Arts-based Research and Cancer
Morrison, T.*, & Thomas, R. (2015). Cancer survivors’ concealment or disclosure of diagnosis: Implications for return to work. Work, 52(3), 643-655.
Morrison, T.*, Thomas, R., (2015).Comparing men’s and women’s experiences of work after cancer: A photovoice study. Supportive Care in Cancer, 23(10), 3015–3023.
Morrison, T.*, Thomas, R., & Guitard, P. (2015). Physicians’ perspectives of cancer survivors’ work integration. Canadian Family Physician, 61, e36-42.
Quinlan, L., Creative Practice for People with Cancer Research Group (CP4PC)**. (2015). Potentials for cancer survivors: Experimentation with the popular expressive arts of drumming, mask-making and voice activation. Arts & Health, 8(23), 262-271. doi:10.1080/17533015.2015.1078824
Morrison, T*., Thomas, R. (2014). Survivors’ experiences of return to work following cancer: A photovoice study. Canadian Journal of Occupational Therapy, 1-10. doi:10.1177/0008417414534398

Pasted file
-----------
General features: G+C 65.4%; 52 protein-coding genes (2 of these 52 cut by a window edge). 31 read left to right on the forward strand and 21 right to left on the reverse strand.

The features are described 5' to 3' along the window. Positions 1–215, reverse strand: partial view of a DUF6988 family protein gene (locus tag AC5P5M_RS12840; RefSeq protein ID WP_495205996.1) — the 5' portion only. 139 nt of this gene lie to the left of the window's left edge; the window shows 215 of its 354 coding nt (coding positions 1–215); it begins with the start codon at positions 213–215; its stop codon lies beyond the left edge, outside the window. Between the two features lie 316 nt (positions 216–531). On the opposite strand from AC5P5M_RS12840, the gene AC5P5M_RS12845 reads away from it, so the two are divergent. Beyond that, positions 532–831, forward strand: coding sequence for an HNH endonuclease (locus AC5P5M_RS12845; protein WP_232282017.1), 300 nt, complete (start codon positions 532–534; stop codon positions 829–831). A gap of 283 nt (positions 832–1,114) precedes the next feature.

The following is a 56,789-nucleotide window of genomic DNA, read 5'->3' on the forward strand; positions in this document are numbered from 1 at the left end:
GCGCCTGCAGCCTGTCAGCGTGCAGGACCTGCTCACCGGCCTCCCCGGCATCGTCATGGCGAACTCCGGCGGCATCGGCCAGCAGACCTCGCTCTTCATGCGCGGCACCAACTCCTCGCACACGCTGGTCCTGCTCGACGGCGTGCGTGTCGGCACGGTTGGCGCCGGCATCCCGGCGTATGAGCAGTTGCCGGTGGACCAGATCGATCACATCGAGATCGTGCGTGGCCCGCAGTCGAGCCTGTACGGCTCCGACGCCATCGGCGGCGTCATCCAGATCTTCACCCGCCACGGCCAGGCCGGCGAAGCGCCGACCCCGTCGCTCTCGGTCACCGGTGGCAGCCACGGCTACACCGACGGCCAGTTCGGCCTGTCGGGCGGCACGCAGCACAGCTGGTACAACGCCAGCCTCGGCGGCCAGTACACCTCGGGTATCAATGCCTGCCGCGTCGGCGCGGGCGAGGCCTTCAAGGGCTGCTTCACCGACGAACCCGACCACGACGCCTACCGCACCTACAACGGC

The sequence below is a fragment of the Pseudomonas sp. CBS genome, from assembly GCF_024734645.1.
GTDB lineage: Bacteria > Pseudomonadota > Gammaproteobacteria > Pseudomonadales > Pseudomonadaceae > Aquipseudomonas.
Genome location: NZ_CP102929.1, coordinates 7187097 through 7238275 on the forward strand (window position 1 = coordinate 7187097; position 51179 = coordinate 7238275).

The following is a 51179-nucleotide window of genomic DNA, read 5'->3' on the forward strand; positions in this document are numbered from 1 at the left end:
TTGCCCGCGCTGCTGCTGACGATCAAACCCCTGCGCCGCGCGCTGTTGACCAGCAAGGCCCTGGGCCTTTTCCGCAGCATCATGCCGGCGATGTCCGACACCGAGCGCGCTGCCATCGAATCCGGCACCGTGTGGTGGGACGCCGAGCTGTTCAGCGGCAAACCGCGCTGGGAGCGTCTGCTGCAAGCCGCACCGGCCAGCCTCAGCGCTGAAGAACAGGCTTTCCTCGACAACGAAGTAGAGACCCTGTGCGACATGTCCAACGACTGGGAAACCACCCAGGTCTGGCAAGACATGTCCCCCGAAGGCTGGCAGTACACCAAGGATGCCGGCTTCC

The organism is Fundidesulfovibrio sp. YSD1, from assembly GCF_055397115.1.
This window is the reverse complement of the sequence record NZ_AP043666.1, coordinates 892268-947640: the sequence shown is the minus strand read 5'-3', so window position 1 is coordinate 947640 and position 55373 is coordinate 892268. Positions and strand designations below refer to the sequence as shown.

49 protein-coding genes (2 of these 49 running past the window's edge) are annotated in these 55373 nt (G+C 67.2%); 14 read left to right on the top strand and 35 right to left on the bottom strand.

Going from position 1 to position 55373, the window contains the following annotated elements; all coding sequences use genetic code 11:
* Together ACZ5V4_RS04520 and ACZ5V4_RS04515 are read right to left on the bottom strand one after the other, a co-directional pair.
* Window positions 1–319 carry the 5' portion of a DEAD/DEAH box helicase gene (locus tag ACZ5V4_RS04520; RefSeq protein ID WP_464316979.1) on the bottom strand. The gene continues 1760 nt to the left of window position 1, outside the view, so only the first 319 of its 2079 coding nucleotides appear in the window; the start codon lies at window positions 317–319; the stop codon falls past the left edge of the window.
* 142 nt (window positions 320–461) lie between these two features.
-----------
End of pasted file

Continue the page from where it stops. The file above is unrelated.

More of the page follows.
Quinlan, E., Thomas, R., Ahmed, S., Fichtner, P., McMullen, L., Block, J. (2014). The aesthetic rationality of the popular expressive arts: Lifeworld communication among breast cancer survivors living with lymphedema. Social Theory & Health, 12(3), 291-312. doi: 10.1057/sth.2014.9
Morrison, T..*, Thomas, R. (2014). “Bored out of my gourd”: A cancer survivor’s return to work Experience. Current Oncology. 21(1), 169-171
Burles, M., Thomas, R. (2014). “I just don’t think there’s any other image that tells the story like (this) picture does”: Researcher and participant reflections on the use of participant- employed photography in social research. International Journal of Qualitative Methods, 13(1), 185-205.